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Social media and social ruin

“It is better to keep your mouth shut and be thought stupid, than to open it and remove all doubt.” – Anonymous

A few years back, Time magazine put a mirror finish on its front cover and named ‘You!’ its ‘Person of the Year’. YouTube, Facebook, MySpace and other social media were in their infancy, but Time’s editors recognized that enabling anyone and everyone to access a worldwide audience for homespun videos, personal wisdom, rants, and random thoughts would have profound social effects.

What they did not foresee was new media’s potential for social destruction.

With the click of a button, anyone can ‘share’ the most astounding misinformation, send mean-spirited comments winging around the globe and join in a spree of bullying. Putting a stop to the rants, once started, is almost impossible. Rational and well-reasoned comments are quickly buried under an avalanche of later posts, as Mayor Wayne Rowe discovered recently.

Earlier in June, the Town of Gibsons conducted deep maintenance on the roads at five corners (the confluence of Gower Point, Gibsons Way, Marine Drive, School Road and Molly’s Lane). This prompted a query on a Facebook community page asking “Does anyone know the reason Town of Gibsons decided to replace this section?”

This posting prompted a flurry of indignant sub-postings moaning that streets like Pratt Road, or Gower Point at Clark (both of which lie outside the Town boundaries) are more in need of repair, so why didn’t the Town take action there? Some Facebook posters indicated that this work was unnecessary – in their humble opinion – or just “graft.”

Mayor Wayne Rowe entered the forum, succinctly answering the original query and clarifying the need for the work. He invited Facebook posters to contact the Town’s engineer, Dave Newman, for a fuller explanation and apologized for the inconvenience. Later postings quickly shoved this reasoned response up into the ‘earlier comments’ section. Had Mayor Rowe not acted proactively to provide a general explanation to residents in a letter to the editor, the final word on the subject might have been provided by an anonymous Facebook ranter.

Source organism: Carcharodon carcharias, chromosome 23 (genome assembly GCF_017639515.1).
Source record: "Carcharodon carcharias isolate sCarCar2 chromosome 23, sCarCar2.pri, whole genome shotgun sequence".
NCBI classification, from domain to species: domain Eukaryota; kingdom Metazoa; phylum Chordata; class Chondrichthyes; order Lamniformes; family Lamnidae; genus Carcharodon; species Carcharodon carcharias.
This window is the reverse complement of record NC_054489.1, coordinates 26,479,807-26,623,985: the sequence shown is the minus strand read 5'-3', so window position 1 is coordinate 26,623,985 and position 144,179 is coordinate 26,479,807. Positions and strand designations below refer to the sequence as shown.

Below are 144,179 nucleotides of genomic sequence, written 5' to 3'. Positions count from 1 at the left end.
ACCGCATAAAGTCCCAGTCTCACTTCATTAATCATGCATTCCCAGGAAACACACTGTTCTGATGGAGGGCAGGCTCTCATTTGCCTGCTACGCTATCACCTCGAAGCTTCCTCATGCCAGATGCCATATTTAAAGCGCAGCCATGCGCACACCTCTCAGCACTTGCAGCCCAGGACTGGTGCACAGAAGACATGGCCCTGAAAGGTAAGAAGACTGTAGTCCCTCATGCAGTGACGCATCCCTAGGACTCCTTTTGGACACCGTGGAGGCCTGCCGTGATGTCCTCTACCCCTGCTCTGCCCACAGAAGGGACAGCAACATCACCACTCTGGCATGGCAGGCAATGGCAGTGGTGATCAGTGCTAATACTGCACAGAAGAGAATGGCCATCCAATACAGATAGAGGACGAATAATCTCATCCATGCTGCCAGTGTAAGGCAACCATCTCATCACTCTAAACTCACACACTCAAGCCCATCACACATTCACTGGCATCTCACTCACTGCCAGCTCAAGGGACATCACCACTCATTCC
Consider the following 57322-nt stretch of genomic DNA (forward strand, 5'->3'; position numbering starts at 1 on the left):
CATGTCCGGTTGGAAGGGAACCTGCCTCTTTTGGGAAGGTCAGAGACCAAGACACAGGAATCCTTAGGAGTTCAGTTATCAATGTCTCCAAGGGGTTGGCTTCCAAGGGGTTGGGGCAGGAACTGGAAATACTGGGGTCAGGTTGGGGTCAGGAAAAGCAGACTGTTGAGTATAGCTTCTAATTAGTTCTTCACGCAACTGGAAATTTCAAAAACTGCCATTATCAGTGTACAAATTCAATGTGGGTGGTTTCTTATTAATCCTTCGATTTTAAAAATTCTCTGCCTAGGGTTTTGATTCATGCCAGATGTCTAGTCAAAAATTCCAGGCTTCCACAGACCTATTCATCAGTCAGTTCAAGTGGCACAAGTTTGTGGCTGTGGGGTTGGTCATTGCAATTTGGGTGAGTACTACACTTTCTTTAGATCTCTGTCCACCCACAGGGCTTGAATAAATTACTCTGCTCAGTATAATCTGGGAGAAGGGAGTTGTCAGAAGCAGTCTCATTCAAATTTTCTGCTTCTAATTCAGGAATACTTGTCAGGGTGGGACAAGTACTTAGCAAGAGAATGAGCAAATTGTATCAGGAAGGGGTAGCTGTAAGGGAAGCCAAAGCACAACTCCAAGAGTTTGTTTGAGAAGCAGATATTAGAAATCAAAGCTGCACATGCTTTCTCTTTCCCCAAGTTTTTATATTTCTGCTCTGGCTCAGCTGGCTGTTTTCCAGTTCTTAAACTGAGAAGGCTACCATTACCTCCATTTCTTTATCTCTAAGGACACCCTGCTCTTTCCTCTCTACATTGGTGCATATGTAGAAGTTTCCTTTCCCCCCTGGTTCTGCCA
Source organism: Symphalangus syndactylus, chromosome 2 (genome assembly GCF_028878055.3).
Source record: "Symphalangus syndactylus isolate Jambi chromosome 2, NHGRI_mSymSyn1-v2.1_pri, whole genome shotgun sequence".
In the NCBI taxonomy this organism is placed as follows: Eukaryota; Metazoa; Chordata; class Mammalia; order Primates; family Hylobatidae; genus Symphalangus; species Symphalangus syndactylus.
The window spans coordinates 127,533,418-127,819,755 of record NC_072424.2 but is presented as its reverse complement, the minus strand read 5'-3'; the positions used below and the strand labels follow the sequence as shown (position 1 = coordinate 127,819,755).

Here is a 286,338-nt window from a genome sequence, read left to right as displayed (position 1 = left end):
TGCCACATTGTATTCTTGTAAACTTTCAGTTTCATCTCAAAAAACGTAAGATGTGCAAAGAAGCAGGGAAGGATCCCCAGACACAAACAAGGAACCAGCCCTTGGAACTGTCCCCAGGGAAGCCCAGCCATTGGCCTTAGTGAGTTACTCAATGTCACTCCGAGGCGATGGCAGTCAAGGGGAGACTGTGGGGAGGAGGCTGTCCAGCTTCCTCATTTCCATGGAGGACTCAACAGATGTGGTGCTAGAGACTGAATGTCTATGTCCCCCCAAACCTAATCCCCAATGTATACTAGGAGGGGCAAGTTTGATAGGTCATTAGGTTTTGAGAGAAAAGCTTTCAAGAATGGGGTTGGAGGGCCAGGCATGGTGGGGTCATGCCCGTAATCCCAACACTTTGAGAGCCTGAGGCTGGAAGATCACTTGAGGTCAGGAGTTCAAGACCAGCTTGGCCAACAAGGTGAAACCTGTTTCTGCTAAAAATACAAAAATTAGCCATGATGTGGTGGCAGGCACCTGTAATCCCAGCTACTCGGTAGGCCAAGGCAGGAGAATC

Pre-Facebook, contacting the Town Hall for direct information about roadworks would have been a resident’s first, and most obvious, action. Now, for a resident sitting behind a computer screen, the first and most obvious action is to post a question in a Facebook forum and expect other residents, sitting behind their own computer screens, to provide accurate and knowledgeable information. Except that in Facebook, the most recent (and potentially, most ignorant) posting carries the heaviest weight. If the most recent posting is dead wrong, or mean-spirited, or even defamatory it is still right out there for the world to see while any earlier remark disappears into the hidden world of ‘earlier posts’.

Social media seems to encourage exchanges where mindless speculation replaces the actual seeking out of information. Facebook in particular seems to encourage people to hold forth at length – opening mouths, per the above-quoted adage, to remove all doubt as to their ignorance.

To be fair, social media cannot be equalled in dispersing on-the-spot information about disasters, social events or lost dogs. But while mainstream media relies on knowledgeable staff to filter stories for accuracy, social media relies on each poster’s judgement to ensure comments are, accurate and unbiased. In the Facebook universe, common sense – or any sense at all – is becoming a scarce commodity.

Heather Jeal, Contributing Writer

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